We also stop to enjoy an exotic skewer for lunch : ostrich meat, crocodile, antelope and warthog! The antelope, more tender, had our preference.
An unusual character!
Johannesburg and the country’s history
Of Johannesburg we saw little if not its traffic and its airport. This city did seem huge, poorly organized in terms of public transport, and without great touristic interest. However, it is shrouded in history. This is what we learned in the Apartheid Museum.
To enter the museum, a door is reserved for the « white » and a door for « Non whites ». It sets the tone!
They warned us: « you will need 4 hours to visit the entire museum! » Sebastian had announced in advance that he would skip much to save time. In the end, we spent only 4 hours and 30 minutes to discover the exhibition: the fascinating life of Nelson Mandela, and through him, the country’s recent history.
A striking experience of apartheid
Upon entering the museum, you get a ticket on which is printed (randomly!) « White » or « Non White ». A few meters further, we discover that there are two separate entrances, and during the first section of the museum, the two groups of visitors (random, yes) are separated with iron grids and barred corridors.
Those few minutes before getting outside the first room, gave us an instant overview of the feeling of uneasiness that marked a generation of South Africans forced to live apart.
Cecile is « the other side » Upon entering the museum, being split off into two groups (at random) sets the tone!
A little history
Considered the birthplace of humanity, South Africa has a history that sometimes forgot that all humans come from a common ancestor.
Different African tribes lived there when the Dutch decided to settle there in the seventeenth century, to allow their ships to stop on the route to India. This step was crucial because without it, many sailors died of scurvy on board. The settlement of the Dutch on the coast pushed the African tribes to the north.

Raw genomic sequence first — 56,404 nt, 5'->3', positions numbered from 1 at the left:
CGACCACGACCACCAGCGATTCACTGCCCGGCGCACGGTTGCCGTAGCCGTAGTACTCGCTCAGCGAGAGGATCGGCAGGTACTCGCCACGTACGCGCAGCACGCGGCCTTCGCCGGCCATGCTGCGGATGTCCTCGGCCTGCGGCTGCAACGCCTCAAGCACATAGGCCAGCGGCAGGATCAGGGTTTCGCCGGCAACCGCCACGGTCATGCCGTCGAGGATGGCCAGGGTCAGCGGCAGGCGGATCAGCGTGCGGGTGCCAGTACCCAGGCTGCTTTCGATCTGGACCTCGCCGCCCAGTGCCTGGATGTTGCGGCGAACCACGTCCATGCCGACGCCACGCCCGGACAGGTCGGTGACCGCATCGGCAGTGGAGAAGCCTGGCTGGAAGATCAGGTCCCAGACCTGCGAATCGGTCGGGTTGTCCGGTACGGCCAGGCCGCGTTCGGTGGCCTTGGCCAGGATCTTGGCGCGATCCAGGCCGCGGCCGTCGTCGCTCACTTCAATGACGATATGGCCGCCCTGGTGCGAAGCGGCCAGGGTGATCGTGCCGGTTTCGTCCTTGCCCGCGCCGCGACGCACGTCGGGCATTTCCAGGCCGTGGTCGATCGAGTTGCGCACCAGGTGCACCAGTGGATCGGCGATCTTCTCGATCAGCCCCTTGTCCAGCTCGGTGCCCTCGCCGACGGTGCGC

Then the English arrived with conquest in mind. This led to wars between the English and Dutch.
In the early twentieth century, the discovery of mineral wealth (gold, coal …) north of the country brought these two European nations, which account for 9% of the population, to team up and to oust Africans. To do this, they shared 93% of the land between them and denied the right to vote for « Non whites ». Later, poor whites were found mixed with blacks, because of their economic condition. This element then increased nationalism among whites who did not like this mix : in 1948, the government formally established the apartheid. Separation of racial groups.
Each group was assigned neighborhoods to live, « authorized » or « forbidden » professions, slices of different wages.
Nelson Mandela, leader of the ANC, a political party campaigning against apartheid, is imprisoned. Upon his release, 27 years later, he opts for reconciliation, but could not avoid armed struggle. In 1994, Nelson Mandela is elected in the first non-racial democratic election: it’s the end of apartheid. During his single term, he has worked extensively for the reconciliation and unity of the country, including the Commission for Truth and Reconciliation. Its economic and social policy has enabled the redistribution of land, the construction of many housing, access to safe drinking water … for thousands of people.
Currently, it is a coalition led by the party of Mandela, that is is in power and much remains to be done. Poverty has decreased since the end of apartheid. But since 2006, it began to increase again, the World crisis is perhaps the cause. Half the population is still under the poverty line and one quarter may not have enough to eat.
In our South African journey we found that the cleft between the residential areas inhabited by whites and areas where Africans, mestizos, Asians living areas, seems to persist. But even if 20 years have not been enough to erase the geographical distance between these groups, we felt no resentment or discomfort between the people from different backgrounds we met. Even we can’t make bold statements, one might think that reconciliation is a real thing and the last barriers are falling.
To end on a musical note … and language!
We had no trouble in the end to make us understood in South Africa: English is indeed one of the official languages of the country … which has 11!
The best known outside the country is Afrikaans (close to Dutch) but most South Africans we met spoke either Zulu or Xhosa.
That language is very surprising to hear: in Xhosa, many letters produce very different from those we are used to hear (and very hard to reproduce for Europeans or Americans !)
Here is an example of music and video (the « clicks » you hear are not from an instrument : they are part of the lyrics of the song!)